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Minnesota is about to get rude about its COVID-19 warnings

Minnesota is ending its ‘nice’ campaign for a harsher one, getting in the face of people who won’t stay safe for COVID-19.

In this Aug. 10, 2020, file photo, Minneapolis voters line up to vote a day ahead of Minnesota’s Tuesday primary election at the Minneapolis Election and Voters Services offices.
In this Aug. 10, 2020, file photo, Minneapolis voters line up to vote a day ahead of Minnesota’s Tuesday primary election at the Minneapolis Election and Voters Services offices.
AP

Minnesota is starting a new campaign this week to help stop the spread of the novel coronavirus, and the state is dropping its “Minnesota Nice” brand to do so.

What’s going on?

Minnesota will start a new ad campaign called “Fight COVID MN,” which aims to bring an in-your-face style of messaging about the spread of COVID-19, according to WCCO.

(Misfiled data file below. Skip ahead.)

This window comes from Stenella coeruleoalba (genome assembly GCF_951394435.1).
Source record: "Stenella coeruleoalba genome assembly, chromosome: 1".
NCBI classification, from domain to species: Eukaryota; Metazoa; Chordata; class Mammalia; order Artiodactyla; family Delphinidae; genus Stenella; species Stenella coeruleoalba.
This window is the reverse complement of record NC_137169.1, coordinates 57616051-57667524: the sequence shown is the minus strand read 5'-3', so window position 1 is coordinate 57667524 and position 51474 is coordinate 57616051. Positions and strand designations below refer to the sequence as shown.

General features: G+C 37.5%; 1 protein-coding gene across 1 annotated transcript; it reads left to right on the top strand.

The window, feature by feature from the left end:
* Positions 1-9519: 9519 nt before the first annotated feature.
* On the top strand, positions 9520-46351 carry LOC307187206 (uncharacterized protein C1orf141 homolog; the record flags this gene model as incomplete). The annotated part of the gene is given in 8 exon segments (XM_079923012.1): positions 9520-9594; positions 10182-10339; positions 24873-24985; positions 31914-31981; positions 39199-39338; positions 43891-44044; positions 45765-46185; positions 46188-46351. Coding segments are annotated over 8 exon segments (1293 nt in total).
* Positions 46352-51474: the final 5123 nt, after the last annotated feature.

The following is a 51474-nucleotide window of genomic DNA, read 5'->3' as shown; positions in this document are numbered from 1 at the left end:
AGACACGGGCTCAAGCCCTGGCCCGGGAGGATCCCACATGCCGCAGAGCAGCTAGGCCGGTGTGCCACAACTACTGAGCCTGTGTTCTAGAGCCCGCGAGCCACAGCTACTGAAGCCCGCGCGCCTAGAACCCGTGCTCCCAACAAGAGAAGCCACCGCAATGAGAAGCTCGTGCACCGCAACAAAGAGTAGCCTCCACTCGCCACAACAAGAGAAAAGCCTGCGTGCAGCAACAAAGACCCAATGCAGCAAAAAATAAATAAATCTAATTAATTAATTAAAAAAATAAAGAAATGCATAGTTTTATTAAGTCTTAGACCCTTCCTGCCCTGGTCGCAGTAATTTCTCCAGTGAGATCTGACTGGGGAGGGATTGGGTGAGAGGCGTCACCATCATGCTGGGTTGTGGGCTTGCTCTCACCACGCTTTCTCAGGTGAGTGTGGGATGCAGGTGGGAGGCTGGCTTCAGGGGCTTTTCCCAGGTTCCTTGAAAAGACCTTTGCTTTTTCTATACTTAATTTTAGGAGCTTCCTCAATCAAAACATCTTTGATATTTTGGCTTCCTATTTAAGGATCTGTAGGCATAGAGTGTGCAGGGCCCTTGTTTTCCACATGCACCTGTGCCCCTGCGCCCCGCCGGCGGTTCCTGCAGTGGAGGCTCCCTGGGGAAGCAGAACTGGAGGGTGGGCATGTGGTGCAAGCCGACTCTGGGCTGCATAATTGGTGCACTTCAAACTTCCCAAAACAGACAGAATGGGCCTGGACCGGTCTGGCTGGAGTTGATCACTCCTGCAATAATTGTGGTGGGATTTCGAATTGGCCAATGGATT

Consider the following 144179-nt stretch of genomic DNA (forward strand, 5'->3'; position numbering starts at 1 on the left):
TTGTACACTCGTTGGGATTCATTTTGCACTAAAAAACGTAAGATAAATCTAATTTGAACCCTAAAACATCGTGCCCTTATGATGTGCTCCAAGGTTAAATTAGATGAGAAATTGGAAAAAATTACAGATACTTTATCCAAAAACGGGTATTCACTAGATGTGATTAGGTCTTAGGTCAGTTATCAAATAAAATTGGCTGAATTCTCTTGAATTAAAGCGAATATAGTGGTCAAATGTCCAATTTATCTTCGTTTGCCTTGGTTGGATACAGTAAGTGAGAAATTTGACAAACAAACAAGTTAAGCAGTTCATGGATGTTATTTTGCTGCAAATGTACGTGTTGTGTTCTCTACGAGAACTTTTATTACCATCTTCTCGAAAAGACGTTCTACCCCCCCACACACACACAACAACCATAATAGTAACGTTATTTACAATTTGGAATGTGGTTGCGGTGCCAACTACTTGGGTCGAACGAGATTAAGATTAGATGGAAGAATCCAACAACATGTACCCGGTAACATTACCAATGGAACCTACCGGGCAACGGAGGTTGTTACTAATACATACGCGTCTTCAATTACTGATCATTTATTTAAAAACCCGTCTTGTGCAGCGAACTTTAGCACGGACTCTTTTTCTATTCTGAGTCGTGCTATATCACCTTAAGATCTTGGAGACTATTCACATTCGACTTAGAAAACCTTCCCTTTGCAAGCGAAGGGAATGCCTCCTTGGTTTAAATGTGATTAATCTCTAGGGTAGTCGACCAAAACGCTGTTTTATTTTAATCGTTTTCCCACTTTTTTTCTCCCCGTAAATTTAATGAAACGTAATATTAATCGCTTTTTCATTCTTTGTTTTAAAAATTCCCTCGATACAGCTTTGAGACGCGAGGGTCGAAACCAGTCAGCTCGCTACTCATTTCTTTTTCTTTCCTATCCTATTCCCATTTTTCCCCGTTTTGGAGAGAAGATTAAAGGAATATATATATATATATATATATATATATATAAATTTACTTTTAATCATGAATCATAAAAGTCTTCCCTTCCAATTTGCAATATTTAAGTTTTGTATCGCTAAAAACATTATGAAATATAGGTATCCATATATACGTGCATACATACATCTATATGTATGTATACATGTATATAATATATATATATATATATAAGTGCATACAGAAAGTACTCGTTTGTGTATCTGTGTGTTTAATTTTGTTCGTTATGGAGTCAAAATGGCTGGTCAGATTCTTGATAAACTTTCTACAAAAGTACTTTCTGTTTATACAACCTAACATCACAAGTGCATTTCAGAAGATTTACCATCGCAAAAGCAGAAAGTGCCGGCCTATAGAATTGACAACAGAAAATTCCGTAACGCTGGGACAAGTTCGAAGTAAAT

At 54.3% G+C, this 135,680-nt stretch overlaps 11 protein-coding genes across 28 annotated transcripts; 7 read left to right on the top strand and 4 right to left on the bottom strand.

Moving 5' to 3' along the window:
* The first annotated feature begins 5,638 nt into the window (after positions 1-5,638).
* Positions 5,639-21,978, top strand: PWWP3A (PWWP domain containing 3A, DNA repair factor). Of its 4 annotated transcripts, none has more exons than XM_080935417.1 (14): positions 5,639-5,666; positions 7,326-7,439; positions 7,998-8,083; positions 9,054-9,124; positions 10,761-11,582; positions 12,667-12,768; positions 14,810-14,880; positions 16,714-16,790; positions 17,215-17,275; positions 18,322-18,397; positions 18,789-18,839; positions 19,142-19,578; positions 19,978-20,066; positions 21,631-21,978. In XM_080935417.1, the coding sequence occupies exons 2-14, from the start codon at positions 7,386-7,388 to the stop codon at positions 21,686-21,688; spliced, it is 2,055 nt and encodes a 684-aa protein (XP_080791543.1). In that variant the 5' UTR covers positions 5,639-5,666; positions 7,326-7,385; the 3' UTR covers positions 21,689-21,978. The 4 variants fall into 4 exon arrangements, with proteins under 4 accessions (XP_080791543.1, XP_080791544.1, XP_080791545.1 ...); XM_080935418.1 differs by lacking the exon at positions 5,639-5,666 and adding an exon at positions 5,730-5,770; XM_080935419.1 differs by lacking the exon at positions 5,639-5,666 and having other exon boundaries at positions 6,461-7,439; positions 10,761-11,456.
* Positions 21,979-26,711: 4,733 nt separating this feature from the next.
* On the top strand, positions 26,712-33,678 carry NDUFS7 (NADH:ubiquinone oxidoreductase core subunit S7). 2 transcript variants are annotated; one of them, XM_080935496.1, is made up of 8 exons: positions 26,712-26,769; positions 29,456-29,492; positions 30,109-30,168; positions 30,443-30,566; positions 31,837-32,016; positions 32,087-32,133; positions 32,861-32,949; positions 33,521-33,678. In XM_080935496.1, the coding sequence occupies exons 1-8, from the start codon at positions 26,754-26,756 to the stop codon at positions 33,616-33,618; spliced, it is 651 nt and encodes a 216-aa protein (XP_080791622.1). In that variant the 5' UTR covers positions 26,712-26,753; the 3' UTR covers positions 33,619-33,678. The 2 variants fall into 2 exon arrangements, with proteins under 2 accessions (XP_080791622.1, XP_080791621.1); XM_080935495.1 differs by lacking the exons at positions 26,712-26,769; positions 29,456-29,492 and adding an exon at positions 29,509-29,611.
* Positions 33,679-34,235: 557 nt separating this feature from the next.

• One ad campaign poster reads: “We’re not the front line. You are. We’re your last chance.”
  • Another reads: “We’re sure it’s good, but is Grandma’s pumpkin pie really to die for?”

Doctors said the ad campaign has become much more aggressive in order to convince people to take measures seriously ahead of Thanksgiving, WCCO reports.

  • “We need to pull this lever, which is a little bit more in your face,” said Dr. Rahul Koranne, the president and CEO of the Minnesota Hospital Association.
  • “I think it’s time to get pretty aggressive,” said Dr. Omobosola Akinsete, HealthPartners’s chair of infectious diseases.

Why now?

Koranne told Bring Me the News the campaign started after hospitals have become increasingly overwhelmed with COVID-19 cases.

  • “We are extremely concerned about the trajectory of the community spread,” said Koranne. “Our health care systems have thousands of care team members out with COVID, caring for a family member with COVID or home quarantining because they have been exposed in the community.
  • “Our hospitals care for not just patients with COIVD but other Minnesotans with trauma and illness. We urge Minnesotans to come together with grit and resolve in the next few weeks with a unified goal to reduce community transmission and protect our health care workers so they can remain at work and help save lives.”